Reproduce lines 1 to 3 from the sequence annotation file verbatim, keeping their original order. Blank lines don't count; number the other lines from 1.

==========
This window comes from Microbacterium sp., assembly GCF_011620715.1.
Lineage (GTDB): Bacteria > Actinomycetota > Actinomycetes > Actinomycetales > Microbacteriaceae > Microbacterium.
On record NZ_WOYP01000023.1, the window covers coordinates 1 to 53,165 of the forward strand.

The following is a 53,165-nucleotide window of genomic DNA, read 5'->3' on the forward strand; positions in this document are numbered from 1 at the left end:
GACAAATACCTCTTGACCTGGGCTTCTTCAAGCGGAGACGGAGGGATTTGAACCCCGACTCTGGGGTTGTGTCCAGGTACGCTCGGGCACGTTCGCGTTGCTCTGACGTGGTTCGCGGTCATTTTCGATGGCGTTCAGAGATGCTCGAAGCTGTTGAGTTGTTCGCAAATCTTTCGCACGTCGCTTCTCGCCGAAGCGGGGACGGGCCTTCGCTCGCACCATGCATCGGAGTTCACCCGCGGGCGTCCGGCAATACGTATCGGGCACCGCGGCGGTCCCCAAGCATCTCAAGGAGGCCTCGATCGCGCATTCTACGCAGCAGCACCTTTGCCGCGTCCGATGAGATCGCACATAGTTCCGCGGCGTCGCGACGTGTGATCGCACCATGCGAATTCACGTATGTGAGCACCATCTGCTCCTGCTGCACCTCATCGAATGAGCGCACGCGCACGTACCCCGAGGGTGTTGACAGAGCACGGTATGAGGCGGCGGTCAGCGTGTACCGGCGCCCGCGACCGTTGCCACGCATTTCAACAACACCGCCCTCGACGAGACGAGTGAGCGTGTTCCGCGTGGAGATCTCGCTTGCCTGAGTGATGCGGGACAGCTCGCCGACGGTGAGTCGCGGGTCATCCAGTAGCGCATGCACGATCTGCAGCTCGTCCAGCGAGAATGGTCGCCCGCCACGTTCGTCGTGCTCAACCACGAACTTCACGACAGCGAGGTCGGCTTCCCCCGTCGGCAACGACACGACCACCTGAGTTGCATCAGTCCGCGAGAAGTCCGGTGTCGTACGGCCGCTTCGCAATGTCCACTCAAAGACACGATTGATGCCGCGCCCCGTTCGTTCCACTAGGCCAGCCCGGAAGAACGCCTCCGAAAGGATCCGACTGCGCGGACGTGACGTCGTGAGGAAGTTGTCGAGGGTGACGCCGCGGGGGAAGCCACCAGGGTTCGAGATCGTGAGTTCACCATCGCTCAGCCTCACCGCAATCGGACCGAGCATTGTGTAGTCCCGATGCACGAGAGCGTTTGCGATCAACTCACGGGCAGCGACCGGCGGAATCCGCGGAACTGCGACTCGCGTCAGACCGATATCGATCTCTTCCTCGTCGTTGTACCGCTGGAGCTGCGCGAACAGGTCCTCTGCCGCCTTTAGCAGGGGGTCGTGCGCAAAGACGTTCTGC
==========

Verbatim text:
This window comes from Microbacterium sp., assembly GCF_011620715.1.
Lineage (GTDB): Bacteria > Actinomycetota > Actinomycetes > Actinomycetales > Microbacteriaceae > Microbacterium.
On record NZ_WOYP01000023.1, the window covers coordinates 1 to 53,165 of the forward strand.